The trials found the ‘STG CETME’ to be satisfactory in terms of features and design but lacking in durability. A number of small changes were requested including a flash hider suitable for launching rifle grenades, either a flip-up or dioptre rear sight instead of a traditional tangent style, a case deflector, a simpler more ergonomic pistol grip, a longer more ergonomic cocking handle, changes to the recoil spring guide and tweaks to the shape of the buttstock. Additional improvements such as a stronger bipod, lighter magazine, a last round hold open mechanism, overall lightening of the rifle, a lighter 20-round magazine and a proper handguard were also requested.
FN were unwilling to grant Germany a manufacturing license and the $110 per rifle price for the FAL proved substantially higher than CETME’s production estimates (The ArmaLite AR-10, J. Putnam Evans (2016), p.204). With adoption looking likely, legal wrangling over patent ownership began between Mauser, Rheinmetall and Heckler & Koch. All claimed the ownership of the roller-delayed blowback principle used by the CETME rifle. Eventually, however, the West German government awarded Rheinmetall and H&K future production contracts for the new rifle with the government supporting H&K’s claims but the legal battles continued for almost a decade.
In the meantime, with production of the CETME rifle not yet initiated and in light of some durability/reliability issues suffered during the STG CETME’s troop trials, 100,000 ‘Series C’ FN FALs were ordered for the Bundeswehr in late 1956. In 1957 the Swiss SIG 510 (designated the G2) and the American ArmaLite AR-10 (designated the G4) were also evaluated. Once the modifications requested after the troops trials were completed by H&K, a run of twenty rifles was produced and tested again.
In 1959, the West German government finally adopted the CETME rifle, designating it the G3. The German federal government decided that they wished to purchase the worldwide manufacturing rights to the G3, which naturally the Spanish government was reluctant to agree to. An agreement was finally reached in January 1958 and the contract giving West Germany worldwide rights to the G3 was finalised on February 4th, 1959.
One issue was that in June 1957, CETME had agreed a licensing deal for manufacture and sale of the rifle with a with a Dutch company Nederlandsche Wapen en Munitiefabriek (NWM). In order to gain the manufacturing rights sold to NWM the German government awarded the Dutch company a lucrative contract producing 20mm ammunition (Full Circle, p.234).
Interestingly, as the German government owned the manufacturing rights, H&K initially had to pay the government 4 Deutsche Marks per rifle, despite having been awarded the contract by the German government. In late January 1959, H&K were awarded the first substantial production contract, amounting to 150,000 rifles. Rheinmetall were subsequently awarded a similar contract (Full Circle, p.235).
According to R. Blake Stevens’ book on the roller-delayed blowback action, Full Circle, Rheinmetall produced 500,000 G3s during the 1960s, delivering 8,000 rifles per month (Full Circle, p.287). As H&K had been designated as the technical lead on the G3 project, Rheinmetall’s engineers made no attempts to develop modifications or improvements and even when H&K had switched to plastic furniture the Rheinmetall guns continued to use wood. Rheinmetall’s only other G3-related project was the RH4, a 7.62x39mm chambered, roller-locked but gas-operated rifle designed for export (Historical Firearms).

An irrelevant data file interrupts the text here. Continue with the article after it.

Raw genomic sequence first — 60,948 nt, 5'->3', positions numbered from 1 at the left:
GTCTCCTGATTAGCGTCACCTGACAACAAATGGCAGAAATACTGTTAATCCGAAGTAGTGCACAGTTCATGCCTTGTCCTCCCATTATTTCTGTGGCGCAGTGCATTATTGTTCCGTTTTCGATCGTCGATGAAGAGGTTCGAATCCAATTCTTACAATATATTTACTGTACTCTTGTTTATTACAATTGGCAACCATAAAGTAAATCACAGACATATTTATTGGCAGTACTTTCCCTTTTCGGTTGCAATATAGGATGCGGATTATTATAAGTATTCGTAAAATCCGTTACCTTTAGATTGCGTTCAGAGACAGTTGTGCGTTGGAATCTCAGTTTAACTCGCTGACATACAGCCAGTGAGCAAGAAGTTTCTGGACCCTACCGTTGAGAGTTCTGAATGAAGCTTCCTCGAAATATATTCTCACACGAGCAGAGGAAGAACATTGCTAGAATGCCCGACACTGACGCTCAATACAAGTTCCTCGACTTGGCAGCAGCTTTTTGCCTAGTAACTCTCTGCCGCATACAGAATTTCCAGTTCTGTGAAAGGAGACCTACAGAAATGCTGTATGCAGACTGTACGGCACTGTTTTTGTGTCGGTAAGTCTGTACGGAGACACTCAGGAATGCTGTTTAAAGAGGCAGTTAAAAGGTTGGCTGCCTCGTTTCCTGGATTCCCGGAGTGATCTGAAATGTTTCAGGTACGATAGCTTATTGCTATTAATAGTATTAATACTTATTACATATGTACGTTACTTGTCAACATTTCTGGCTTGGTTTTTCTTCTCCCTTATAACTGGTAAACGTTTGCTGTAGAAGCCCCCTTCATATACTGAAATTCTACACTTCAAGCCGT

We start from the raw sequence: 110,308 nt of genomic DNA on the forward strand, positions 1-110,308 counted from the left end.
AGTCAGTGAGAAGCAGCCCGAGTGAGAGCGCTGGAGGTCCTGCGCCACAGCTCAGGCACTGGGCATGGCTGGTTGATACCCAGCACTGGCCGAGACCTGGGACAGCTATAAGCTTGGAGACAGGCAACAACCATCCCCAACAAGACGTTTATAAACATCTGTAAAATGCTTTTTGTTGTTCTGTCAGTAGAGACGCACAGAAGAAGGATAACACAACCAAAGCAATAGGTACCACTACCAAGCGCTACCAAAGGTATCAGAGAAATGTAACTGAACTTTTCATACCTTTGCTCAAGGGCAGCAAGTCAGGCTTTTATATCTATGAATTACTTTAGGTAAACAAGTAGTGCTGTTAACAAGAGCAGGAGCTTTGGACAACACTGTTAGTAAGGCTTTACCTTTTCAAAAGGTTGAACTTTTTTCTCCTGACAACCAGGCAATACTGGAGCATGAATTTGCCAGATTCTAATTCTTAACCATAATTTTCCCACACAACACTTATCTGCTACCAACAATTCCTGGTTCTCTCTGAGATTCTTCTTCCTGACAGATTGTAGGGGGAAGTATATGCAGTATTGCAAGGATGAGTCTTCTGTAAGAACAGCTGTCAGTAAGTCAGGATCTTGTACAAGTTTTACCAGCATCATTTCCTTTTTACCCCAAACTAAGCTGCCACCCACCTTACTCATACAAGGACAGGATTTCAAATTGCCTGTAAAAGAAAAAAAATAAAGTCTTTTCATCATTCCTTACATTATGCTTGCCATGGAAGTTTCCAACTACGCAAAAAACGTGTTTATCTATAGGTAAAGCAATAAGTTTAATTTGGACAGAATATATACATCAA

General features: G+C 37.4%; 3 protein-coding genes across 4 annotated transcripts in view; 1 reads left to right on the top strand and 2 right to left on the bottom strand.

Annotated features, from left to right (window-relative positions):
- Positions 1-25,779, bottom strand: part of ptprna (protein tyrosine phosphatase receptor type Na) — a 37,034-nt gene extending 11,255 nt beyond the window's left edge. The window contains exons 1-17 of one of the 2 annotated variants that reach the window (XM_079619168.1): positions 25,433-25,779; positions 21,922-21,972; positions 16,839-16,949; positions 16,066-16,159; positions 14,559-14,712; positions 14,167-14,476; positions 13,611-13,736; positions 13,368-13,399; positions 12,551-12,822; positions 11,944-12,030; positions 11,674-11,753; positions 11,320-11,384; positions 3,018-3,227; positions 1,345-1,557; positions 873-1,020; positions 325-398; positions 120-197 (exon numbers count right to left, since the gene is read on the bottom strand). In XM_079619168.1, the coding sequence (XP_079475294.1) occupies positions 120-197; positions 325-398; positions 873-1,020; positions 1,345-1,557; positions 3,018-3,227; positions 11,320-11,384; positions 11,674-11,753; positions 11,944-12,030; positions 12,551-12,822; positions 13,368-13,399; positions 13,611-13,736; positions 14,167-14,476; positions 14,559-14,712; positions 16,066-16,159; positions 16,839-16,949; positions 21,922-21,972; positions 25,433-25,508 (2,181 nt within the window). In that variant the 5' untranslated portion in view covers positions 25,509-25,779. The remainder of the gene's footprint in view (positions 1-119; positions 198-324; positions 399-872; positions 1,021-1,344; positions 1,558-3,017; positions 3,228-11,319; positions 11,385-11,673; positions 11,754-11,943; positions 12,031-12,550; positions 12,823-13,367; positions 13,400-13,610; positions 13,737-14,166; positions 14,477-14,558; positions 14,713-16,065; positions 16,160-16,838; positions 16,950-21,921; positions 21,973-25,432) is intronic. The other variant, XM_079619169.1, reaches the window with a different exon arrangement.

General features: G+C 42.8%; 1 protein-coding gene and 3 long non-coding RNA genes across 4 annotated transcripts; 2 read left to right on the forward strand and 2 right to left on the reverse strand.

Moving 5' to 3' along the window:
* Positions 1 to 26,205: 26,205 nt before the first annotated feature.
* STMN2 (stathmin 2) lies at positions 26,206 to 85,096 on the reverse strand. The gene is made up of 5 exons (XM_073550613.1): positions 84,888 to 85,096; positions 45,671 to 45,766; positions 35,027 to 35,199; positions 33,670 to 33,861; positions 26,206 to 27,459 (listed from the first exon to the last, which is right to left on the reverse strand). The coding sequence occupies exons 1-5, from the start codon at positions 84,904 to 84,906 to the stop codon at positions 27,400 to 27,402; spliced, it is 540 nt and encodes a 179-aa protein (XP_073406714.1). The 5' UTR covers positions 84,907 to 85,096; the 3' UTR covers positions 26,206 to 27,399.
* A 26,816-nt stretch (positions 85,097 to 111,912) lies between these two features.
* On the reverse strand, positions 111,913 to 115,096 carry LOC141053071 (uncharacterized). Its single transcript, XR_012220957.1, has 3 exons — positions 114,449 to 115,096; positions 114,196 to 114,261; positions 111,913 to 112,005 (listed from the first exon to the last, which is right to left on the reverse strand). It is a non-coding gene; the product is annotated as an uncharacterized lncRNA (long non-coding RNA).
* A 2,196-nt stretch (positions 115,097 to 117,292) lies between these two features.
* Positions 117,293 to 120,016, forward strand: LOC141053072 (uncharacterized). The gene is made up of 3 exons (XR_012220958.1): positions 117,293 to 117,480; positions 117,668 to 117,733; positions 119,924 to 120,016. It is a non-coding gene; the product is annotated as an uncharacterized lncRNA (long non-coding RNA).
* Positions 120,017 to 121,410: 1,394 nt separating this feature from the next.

In addition to the G3, Rheinmetall were the sole manufacturer of the MG3, the 7.62x51mm MG42. Blake Stevens explains that in 1969, when a new tender for G3 production was due, that H&K moved to undercut Rheinmetall who had until now held the monopoly on MG3 production (Full Circle, p.292). As a result an agreement was reached where Rheinmetall retained their monopoly on MG3 production and H&K became sole manufacturer of the G3 for the West German military.
Examining An Early Production Rheinmetall G3
The G3 went through a large number of changes both before and after it went into service. The rifle we’re examining today is a good example of an early production rifle, as adopted in 1959. This rifle is lightly marked with ‘G3 [Rheinmetall’s ‘star-in-a-circle’ logo] followed by a serial number of 745 and below that it is date marked with the ‘3/60’, for March 1960.
Working our way from the muzzle back; the rifle has the early style of flash-hider/grenade launcher support which was introduced in 1957 and altered in early 1961, an enclosed front sight and a detachable bipod (which was not Bundeswehr general issue). It has a stamped metal handguard which was replaced by one with a wooden insert in 1961, before H&K introduced plastic furniture in 1964.
The folding carrying handle seen on the troop trials rifles has been removed, the receiver is stepped for the attachment of a scope base and the magazine housing has a single strengthening rib, rather than the later ‘full-frame’ continuous rib. It has an S-E-F selector (S – Sicher/safe, E – Einzelfeuer/semi, F – Feuerstoß/auto) and black plastic pistol grip. Internally, the rifle has a captive mainspring. Unlike later G3’s the rifle has a 2-position folding L-shape rear aperture sight with apertures for 200 & 300 metres rather than the later dioptre sight adopted officially in mid-1960. The rifle has a wooden stock held with a stamped metal sling attachment and a plastic buttplate.